The drought in Somalia has gone from bad to worse. At least 29,000 children have died in the worst famine in 60 years. If that weren’t enough, the provisional authority governing Somalia has virtually no control outside Mogadishu (where a cholera outbreak is spreading), while Al-Shabbab insurgents controlling the southern arm of the country are both blocking aid groups from entering and preventing refugees from leaving. Twelve million people across the Horn of Africa are in need of food, the U.N. says. Those who can flee, are. More than a million refugees have already crossed into Ethiopia and especially Kenya, where the camps at Dadaab have quickly become the world’s largest. Are camps still the best ways to deal with refugees? As western countries accept fewer and fewer asylum seekers, it may require a rethinking of what to do during the next crisis.
In the case of Somalia, neighboring Kenya doesn’t want the refugees. "Personally, I’ve done what I could," Kenya’s immigration minister Gerald Otieno Kajwang told The New York Times in July, before the U.N. had even officially declared a famine. "But the numbers coming in are too large that they threaten our security."
He has a right to be worried. Somalia was one of the world’s largest sources of refugees last year, according to the U.N. High Commissioner for Refugees. It is a given that many Somalis in Kenya will never return home, but where will they go? The number of formal asylum seekers in industrialized countries has fallen in half over the past decade, most likely because of tightening policies. Even as the number of refugees grows, wealthy nations are trying to deny them access. Arrival City author Doug Saunders describes the conflict between sovereignty and human rights as "the central paradox of asylum":
What right does a non-citizen have to enter a foreign country without permission, especially when the very act of entering a country without papers means that person is ostensibly guilty of a crime? On the other hand, what is the genuine refugee to do: if your government is attempting to kill you or make your life unlivable, you are effectively a citizen of nowhere, and you have no human rights.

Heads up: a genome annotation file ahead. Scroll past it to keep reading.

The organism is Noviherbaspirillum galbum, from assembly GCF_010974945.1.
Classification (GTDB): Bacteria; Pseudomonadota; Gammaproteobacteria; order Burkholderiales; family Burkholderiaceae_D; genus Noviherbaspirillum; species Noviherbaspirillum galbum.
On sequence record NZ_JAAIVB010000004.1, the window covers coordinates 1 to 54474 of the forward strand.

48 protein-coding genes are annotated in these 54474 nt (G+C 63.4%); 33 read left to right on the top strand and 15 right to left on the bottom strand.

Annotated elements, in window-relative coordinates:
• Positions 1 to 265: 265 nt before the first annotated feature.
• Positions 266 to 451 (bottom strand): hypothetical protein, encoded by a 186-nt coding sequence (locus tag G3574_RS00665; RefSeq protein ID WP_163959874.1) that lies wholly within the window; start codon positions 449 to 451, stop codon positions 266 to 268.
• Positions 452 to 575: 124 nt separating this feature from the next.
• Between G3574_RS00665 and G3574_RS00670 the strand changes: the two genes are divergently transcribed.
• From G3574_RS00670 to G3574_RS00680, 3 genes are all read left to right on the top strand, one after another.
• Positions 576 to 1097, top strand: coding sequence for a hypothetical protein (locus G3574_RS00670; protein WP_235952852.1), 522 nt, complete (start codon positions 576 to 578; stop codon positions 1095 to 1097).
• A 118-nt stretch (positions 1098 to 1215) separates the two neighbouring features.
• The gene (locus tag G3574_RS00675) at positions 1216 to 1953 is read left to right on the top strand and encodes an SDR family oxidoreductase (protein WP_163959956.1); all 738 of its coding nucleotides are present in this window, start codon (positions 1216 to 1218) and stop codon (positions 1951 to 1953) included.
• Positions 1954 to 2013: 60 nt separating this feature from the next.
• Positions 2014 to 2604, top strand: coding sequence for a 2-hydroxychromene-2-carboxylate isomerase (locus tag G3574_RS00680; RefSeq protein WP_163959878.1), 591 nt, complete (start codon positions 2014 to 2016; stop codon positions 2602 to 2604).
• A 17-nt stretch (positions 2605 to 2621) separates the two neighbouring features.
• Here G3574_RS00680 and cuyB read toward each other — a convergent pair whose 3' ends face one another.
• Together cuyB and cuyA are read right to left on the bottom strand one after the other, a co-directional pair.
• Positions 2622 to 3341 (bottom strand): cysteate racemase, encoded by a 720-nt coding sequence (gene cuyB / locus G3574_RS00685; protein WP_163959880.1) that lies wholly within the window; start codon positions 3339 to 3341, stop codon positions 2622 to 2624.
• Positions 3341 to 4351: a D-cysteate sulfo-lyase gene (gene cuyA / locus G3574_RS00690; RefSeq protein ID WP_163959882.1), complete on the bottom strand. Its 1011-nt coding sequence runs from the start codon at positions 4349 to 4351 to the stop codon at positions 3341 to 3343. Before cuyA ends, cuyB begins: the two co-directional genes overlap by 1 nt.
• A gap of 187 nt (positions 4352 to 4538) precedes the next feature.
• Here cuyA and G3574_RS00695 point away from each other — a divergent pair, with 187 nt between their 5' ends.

Meanwhile, European and American citizens are convinced their countries are being overrun by refugees. A recent study in the United Kingdom asked voters how many refugees they believe Britain adopts each year. The average guess was 100,000; the actual number, 4,700. How do you convince paranoid nations to take in refugees (at least the ones who have made it that far)?
One answer is to spread the responsibility around. In his new book Frontier Justice Canadian journalist and ethicist Andrew Lamey proposes a system in which refugees are spared detention and promised speedy due process, but with the caveat that refugees could ultimately be settled anywhere, not just the country they came to; a promise and a threat to keep their claims honest. It’s a sound plan that’s been considered before. In 2003 the EU agreed on British prime minister Tony Blair’s plan to create "external asylum processing centres" to weigh cases and assign refugees around Europe. But it never went anywhere, Saunders writes, because "some countries, like Sweden, considered it unworkably inhumane."
Perhaps the answer is closer at hand. If famines are ultimately a failure of governance rather than crops—as Nobel Prize-winner Amartya Sen argued in his landmark Poverty and Famines—then what Somalia needs isn’t aid, but good governance. Or at the very least, a pocket of good governance willing to take refugees in.
That’s the thinking behind Paul Romer’s notion of "charter cities," enclaves of open immigration and good governance surgically inserted into sovereign states in troubled regions. "There are billions of people in developing countries who don't have even a single city that would be willing to welcome them," Romer said in March at TED, referring to the would-be economic refugees denied entrance to the developed world for work. His solution? Build new cities at home, using the laissez-faire, export-oriented model of Hong Kong and Singapore in the 1960s.
Would a charter city work in Somalia? Romer wouldn’t try, as he’s understandably loath to build one where bullets are flying. But the government of Honduras is taking him up on it, amending its constitution and setting aside a thousand square kilometers of jungle for the megacity of 10 million people he envisions.
Whether it’s ever built and follows his model is an open question, but Romer isn’t wrong to think that geography is destiny. New research by Branko Milanovic, a World Bank economist, has found that inequality between countries—especially between developed and developing ones—soared along with GDP. And where do we see this in action? In migration patterns. "Inequality is now determined more by where you live than the class you belong to," says Milanovic. The only solution is to become a refugee.
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[Image: UK Department for International Development's photostream]